Accidents happen. Being prepared is the easiest way to navigate difficult circumstances, such as a car accident while driving a rental vehicle. Rental car insurance is an add-on benefit that you can purchase to protect yourself while driving someone else’s car. Though not technically insurance, the collision damage waiver can provide valuable benefits to drivers. Continue reading to learn more about rental car coverage and whether it could be right for you.
Collision Damage Waiver
Also known as a loss damage waiver, the collision damage waiver is the assurance by your rental company that you will not be held liable for damages to the vehicle that are caused by a covered event. It is more of a contract than insurance, but it still offers the same principle benefit: transference of risk away from the borrower. With this coverage, you can drive off the rental car lot knowing you will not be responsible for car repairs, replacement, loss of use, towing charges, and other expenses, nor will your face any shared financial responsibility and no deductibles.
Unfortunately, collision damage waivers do have their downsides. To begin with, the coverage can be very expensive compared to the total cost of renting a car. In some cases, collision damage waivers can increase the price of a rental by $10 or $15 per day, which may translate to an increase of as much as 60 percent. Also, collision damage waivers often contain clauses that void the coverage when you engage in fraudulent or reckless behavior. It all depends on the terms within the contract, so be sure to read the fine print before signing on the dotted line.
Another problem with rental car insurance is the redundancy of coverage. Imagine paying for something and finding out that you already had access to it for free. In many cases, drivers are talked into purchasing this coverage when they already have protection against rental car damages through a personal auto insurance policy or a credit card.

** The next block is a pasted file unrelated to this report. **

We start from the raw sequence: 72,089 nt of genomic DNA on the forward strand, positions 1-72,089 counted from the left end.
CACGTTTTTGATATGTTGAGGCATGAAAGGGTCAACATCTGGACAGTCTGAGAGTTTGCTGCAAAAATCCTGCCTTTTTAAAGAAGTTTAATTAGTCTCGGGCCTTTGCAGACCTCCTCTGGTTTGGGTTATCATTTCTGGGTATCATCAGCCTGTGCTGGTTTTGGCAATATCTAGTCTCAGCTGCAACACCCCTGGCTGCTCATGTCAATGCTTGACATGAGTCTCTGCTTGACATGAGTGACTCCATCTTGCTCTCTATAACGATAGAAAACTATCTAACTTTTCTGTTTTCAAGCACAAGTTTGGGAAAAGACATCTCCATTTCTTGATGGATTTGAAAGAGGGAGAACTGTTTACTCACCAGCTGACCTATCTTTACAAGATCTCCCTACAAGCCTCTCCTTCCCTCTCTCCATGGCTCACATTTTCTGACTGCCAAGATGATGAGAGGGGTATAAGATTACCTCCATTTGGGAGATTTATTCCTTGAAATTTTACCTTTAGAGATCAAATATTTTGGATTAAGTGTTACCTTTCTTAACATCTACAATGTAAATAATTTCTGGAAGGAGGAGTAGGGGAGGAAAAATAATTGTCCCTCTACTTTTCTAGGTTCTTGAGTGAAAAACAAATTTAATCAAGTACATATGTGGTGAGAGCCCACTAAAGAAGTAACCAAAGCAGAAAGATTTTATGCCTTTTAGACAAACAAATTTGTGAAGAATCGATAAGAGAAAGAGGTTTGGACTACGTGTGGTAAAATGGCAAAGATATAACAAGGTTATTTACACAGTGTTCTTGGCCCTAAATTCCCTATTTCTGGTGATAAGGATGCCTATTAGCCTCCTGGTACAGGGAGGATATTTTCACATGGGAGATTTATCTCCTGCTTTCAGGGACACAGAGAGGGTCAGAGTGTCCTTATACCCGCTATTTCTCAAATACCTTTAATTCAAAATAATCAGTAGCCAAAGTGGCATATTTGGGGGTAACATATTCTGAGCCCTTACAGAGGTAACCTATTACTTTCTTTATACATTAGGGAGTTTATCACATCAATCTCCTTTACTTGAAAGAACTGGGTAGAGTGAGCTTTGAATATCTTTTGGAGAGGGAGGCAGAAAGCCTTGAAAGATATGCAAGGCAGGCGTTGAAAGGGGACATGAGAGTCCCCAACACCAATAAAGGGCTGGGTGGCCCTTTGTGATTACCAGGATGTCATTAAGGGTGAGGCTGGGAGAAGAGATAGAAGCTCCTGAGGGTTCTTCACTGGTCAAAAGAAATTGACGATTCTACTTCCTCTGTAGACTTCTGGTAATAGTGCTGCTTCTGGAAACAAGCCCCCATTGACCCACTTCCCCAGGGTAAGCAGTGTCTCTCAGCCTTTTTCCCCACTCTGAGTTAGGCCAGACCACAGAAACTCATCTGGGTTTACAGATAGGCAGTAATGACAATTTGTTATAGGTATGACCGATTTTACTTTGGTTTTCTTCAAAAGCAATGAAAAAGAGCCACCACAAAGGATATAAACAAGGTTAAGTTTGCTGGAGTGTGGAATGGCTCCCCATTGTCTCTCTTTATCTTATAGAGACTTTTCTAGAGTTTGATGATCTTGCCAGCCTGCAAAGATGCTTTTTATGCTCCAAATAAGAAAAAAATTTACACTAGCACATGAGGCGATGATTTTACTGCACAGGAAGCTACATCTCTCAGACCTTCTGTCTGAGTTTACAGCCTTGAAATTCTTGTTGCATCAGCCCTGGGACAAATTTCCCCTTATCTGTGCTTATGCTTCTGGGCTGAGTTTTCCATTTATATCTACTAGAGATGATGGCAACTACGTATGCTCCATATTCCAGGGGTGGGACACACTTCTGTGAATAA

Other Rental Car Coverage Add-Ons
In addition to the collision damage waiver, your rental company might offer you other types of coverage designed to shield you from financial losses. Some of these may include:
- Supplemental liability coverage
- Personal belongings coverage
- Medical coverage
While these types of coverage may be more affordable than the collision damage waiver, they are probably unnecessary if you already have other types of insurance. For example, the liability and comprehensive coverage on your personal insurance policy will probably cover any bodily injury and property damage liability you incur, as well as reimburse you for items that are stolen from your rented vehicle. Likewise, health insurance and the medical payments coverage on your car insurance policy follow you while you use a rental, eliminating the need for extra coverage.
Is Rental Car Insurance Right for You?
Only you can decide if rental car insurance is a purchase that fits your needs. If you are satisfied with the coverage you have on your credit card or personal car insurance, you can decline the collision damage waiver next time you rent a car. However, your personal insurance and credit card coverage can still leave you responsible for things such as the rental agency’s loss of use, and making up the difference between an ACV claim and being assessed for the cost of replacing the damaged vehicle with a new one.
If you desire convenience and would rather avoid a filing a claim on your own policy, rental car coverage might be right for you. It is important to speak with your card issuer as well as your independent agent to review your coverage before accepting or declining the collision damage waiver.